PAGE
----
Columbia Gorge Cooperative Weed Management Area Weed List Rankings
Columbia Gorge CWMA Ranking:
Weed Categories: Weeds are divided into 4 general categories which are managed in different ways. These categories are similar to state/county rating systems, but assignment of weeds to specific categories reflects the distribution of those weeds within the CWMA region. This list of weeds may not include all weeds found locally.
‘A’ Listed Weeds: Early Detection. Some of these weeds are found outside the CWMA region but could invade the region at any time in the future. Some have been found in the CWMA in isolated populations. Management focuses on developing an Early Detection Rapid Response (EDRR) network of people and organizations to identify sites.
‘B’ Listed Weeds: High Importance. These weeds can be locally abundant, but may also occur in spotty distribution across the landscape. Management focuses on inventory to determine distribution, followed by eradication of small, isolated populations, and control or containment of larger infestations.
‘C’ Listed Weeds: Common. These weeds occur across the landscape at a level where eradication, containment or control is not economically feasible. Management focuses on removing them from ecologically, socially and economically important sites and slowing their spread through prevention actions. When available, biological controls should be used.
‘W’ Listed Weeds: Watch list. These weeds display invasive qualities in our area or similar ecosystems, but they have not yet proven to be problematic. Management focuses on inventory to determine if the plant is behaving aggressively followed by eradication or close observation going into the future. The purpose of the “Watch list” is to gather more information on suspect weeds, as well as monitor for occurrence or spread. Information collected may be used to justify future inclusion on the state noxious weed list. There is no legal or regulatory aspect to this list.
Oregon State Weed Board Ranking:
‘A’ Listed Weed – a weed of known economic importance which occurs in the state in small enough infestations to make eradication or containment possible; or is not known to occur, but its presence in neighboring states make future occurrence in Oregon seem imminent (Table 1). Recommended action: Infestations are subject to eradication or intensive control when and where found. An “A” means the weed is either a potential invader from neighboring states or it is present in small enough infestations to make eradication/containment possible.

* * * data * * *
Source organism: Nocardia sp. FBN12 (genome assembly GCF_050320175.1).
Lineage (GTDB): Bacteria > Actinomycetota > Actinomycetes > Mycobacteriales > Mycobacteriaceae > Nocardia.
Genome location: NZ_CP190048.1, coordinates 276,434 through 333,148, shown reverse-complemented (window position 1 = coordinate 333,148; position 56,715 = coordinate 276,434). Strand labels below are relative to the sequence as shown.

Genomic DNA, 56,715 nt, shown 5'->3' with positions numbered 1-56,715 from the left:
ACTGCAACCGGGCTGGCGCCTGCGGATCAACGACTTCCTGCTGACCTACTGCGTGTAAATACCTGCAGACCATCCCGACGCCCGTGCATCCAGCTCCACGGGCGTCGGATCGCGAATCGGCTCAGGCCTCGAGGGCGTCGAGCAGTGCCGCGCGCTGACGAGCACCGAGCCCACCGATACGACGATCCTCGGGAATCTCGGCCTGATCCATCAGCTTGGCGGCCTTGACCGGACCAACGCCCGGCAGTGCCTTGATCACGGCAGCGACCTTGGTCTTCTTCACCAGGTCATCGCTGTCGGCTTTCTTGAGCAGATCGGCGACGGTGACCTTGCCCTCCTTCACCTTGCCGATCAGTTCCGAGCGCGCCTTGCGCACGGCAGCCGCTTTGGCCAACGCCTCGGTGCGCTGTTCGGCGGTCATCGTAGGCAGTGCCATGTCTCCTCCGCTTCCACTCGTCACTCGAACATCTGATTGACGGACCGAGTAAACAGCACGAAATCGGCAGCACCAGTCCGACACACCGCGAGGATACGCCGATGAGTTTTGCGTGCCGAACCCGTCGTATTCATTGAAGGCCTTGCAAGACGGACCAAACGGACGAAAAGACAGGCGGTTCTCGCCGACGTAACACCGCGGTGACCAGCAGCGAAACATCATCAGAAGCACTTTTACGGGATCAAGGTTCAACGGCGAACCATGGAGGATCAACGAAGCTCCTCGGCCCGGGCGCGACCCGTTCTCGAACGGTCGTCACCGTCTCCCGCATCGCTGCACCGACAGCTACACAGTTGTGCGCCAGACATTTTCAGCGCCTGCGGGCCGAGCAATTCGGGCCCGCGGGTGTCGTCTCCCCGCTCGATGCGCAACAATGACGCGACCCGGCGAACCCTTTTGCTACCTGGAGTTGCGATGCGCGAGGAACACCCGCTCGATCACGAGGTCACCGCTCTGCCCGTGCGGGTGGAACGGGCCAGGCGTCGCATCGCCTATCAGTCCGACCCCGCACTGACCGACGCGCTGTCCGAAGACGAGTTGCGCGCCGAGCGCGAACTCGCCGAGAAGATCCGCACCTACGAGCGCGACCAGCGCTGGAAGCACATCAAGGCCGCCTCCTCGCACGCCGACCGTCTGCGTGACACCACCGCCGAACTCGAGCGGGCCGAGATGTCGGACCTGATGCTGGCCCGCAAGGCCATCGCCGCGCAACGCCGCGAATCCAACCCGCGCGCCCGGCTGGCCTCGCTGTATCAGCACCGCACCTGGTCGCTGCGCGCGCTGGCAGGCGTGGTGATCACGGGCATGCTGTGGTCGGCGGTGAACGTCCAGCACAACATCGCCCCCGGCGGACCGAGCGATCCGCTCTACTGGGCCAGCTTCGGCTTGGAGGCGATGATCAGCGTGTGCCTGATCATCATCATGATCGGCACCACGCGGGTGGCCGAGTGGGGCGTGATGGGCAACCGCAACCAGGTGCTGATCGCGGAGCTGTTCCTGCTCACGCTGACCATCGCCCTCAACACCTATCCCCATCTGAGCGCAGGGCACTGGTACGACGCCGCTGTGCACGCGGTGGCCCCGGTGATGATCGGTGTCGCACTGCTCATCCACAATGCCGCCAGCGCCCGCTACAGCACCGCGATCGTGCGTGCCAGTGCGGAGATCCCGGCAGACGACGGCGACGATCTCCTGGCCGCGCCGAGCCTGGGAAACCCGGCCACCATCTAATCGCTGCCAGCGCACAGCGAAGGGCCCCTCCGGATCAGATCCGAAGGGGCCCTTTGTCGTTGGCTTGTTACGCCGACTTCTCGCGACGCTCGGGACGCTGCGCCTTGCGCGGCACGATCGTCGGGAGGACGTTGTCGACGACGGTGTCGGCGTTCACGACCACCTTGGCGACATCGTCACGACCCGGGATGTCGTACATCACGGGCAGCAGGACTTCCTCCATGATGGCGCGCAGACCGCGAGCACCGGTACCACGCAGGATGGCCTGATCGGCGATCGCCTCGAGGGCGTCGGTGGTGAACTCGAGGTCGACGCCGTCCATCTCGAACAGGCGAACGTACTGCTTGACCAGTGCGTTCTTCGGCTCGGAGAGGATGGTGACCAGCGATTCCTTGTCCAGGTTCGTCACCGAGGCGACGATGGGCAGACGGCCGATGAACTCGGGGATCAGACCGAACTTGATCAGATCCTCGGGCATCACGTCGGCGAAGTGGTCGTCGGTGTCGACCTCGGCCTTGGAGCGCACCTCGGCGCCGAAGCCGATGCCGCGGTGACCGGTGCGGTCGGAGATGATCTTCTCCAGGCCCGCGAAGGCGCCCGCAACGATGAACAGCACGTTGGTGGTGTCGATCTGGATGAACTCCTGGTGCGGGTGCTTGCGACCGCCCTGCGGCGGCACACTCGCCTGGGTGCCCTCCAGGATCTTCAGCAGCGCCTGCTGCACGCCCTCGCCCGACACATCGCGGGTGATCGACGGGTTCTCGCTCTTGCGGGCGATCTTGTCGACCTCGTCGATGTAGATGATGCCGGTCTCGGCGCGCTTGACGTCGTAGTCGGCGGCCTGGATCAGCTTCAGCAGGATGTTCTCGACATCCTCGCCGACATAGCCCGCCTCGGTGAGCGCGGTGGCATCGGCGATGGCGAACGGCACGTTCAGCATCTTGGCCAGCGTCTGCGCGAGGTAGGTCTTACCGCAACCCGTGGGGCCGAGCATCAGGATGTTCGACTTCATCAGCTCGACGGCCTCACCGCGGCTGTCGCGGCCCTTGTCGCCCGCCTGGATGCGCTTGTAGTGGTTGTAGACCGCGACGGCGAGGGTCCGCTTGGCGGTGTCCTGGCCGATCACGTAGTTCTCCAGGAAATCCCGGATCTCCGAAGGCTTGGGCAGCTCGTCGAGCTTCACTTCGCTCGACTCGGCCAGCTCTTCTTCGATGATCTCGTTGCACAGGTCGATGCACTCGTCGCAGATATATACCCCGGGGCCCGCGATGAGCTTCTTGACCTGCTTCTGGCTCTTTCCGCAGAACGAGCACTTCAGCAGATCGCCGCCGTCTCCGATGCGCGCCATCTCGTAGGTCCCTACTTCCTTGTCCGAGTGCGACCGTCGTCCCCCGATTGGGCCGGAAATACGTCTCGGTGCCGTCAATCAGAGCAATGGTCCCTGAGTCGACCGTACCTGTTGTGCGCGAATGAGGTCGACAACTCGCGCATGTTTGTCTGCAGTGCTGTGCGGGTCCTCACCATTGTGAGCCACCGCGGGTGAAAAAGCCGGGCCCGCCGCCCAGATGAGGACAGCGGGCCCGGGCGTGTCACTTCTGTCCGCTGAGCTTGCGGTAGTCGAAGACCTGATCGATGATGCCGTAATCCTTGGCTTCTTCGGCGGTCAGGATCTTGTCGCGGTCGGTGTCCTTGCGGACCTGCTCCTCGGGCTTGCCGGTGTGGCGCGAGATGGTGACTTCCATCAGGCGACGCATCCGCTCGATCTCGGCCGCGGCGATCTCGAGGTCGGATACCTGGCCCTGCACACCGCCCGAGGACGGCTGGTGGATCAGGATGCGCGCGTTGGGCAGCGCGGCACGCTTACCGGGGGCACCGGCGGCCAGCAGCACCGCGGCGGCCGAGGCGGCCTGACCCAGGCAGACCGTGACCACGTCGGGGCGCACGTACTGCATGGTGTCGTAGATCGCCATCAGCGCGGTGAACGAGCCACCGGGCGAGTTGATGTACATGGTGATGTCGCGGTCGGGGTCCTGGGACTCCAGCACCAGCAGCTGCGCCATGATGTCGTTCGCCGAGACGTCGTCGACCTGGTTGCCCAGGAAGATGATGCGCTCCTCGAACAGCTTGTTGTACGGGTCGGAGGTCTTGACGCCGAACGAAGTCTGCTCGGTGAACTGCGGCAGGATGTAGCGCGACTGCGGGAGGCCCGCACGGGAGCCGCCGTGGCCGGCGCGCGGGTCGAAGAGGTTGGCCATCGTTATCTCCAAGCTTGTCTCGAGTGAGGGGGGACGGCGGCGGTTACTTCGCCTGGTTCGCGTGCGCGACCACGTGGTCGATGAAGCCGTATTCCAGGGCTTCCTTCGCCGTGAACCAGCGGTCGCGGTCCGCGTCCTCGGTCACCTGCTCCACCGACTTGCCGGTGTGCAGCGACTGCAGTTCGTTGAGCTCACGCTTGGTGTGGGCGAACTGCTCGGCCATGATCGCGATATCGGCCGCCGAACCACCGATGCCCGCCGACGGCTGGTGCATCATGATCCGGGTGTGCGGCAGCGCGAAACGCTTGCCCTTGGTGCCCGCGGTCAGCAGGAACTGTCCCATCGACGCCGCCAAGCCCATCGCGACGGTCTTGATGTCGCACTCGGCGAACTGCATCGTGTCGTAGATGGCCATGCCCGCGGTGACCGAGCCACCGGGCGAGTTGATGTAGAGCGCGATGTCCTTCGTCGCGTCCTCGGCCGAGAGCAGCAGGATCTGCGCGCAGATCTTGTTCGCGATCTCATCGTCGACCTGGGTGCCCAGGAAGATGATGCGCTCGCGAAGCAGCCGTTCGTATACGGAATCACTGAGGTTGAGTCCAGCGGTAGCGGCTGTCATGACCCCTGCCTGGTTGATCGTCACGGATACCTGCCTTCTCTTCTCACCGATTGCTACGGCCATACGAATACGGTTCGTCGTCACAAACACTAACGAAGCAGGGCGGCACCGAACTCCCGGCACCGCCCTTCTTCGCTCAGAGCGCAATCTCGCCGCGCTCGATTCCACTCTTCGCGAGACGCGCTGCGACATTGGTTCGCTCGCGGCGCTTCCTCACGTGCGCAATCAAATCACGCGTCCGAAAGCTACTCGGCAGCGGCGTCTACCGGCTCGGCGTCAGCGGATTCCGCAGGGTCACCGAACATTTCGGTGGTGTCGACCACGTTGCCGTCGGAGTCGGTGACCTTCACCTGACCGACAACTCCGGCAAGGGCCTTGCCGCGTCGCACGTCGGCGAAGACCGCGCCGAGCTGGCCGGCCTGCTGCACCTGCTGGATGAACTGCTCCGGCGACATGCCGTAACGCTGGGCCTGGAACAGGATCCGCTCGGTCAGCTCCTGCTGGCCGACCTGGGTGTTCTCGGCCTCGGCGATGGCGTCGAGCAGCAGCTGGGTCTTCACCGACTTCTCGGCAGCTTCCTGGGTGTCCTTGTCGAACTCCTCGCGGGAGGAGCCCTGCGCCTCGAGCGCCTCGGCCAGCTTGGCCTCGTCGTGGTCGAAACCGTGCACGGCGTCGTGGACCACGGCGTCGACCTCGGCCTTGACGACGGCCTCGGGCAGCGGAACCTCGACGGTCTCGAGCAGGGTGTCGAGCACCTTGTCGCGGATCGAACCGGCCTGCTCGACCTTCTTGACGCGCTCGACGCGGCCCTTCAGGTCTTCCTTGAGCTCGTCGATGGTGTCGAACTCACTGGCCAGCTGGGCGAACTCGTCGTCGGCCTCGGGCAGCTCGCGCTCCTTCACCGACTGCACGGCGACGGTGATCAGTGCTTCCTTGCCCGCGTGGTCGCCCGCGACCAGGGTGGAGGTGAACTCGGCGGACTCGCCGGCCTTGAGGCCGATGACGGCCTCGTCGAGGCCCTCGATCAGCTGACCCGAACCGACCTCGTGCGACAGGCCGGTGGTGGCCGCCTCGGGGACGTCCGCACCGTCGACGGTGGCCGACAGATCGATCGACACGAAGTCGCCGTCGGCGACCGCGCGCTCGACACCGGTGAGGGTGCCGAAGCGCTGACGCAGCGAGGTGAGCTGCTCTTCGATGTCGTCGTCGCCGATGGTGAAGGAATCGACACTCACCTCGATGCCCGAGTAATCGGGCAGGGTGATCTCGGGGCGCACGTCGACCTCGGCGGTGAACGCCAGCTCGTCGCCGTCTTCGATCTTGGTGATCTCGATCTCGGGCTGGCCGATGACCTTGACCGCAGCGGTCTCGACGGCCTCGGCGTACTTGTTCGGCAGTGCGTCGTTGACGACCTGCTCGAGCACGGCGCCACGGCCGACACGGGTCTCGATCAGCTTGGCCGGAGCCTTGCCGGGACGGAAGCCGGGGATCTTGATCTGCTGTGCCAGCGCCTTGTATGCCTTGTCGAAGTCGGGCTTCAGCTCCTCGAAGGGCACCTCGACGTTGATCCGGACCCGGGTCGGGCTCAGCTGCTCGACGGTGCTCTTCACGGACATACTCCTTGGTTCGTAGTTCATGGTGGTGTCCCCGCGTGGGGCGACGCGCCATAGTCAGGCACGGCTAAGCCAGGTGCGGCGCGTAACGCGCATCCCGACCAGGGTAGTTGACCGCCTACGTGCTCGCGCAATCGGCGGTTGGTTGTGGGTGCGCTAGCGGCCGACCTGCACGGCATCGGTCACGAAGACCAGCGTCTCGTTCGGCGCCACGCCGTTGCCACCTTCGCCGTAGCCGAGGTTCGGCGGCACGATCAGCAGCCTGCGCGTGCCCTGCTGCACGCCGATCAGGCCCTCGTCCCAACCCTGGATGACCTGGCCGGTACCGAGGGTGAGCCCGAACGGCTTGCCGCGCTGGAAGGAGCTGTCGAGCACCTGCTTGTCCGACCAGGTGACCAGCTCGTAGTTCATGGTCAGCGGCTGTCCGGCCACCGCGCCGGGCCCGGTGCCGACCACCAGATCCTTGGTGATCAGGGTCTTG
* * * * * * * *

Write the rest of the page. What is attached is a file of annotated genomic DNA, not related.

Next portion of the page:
‘B’ Listed Weeds – a weed of economic importance which is regionally abundant, but which may have limited distribution in some counties (Table 2). Recommended action: Limited to intensive control at the state, county or regional level as determined on a site specific, case-by-case basis. Where implementation of a fully integrated statewide management plan is not feasible, biological control (when available) shall be the primary control method. A “B” listing means the weed is regionally abundant, but may have limited distribution in some counties.
‘W’ Listed Weeds- The purpose of the “Watch list” is to gather more information on suspect weeds, as well as monitor for occurrence or spread. Information collected may be used to justify future inclusion on the state noxious weed list. There is no legal or regulatory aspect to this list.
Washington Noxious Weed Control Board Rating:
‘A’ Listed Weeds: Non-native species whose distribution in Washington is still limited. Preventing new infestations and eradicating existing infestations are the highest priority. Eradication of all Class A plants is required by law.
‘B’ Listed Weeds: Non-native species presently limited to portions of the State. Species are designated for control in regions where they are not yet widespread. Preventing new infestations in these areas is a high priority. In regions where a Class B species is already abundant, control is decided at the local level, with containment as the primary goal. Please contact your County Noxious Weed Control Coordinator to learn which species are designated in your area.
‘C’ Listed Weeds: Noxious weeds which are already widespread in WA or are of special interest to the state’s agricultural industry. The Class C status allows counties to enforce control if locally desired. Other counties may choose to provide education or technical consultation.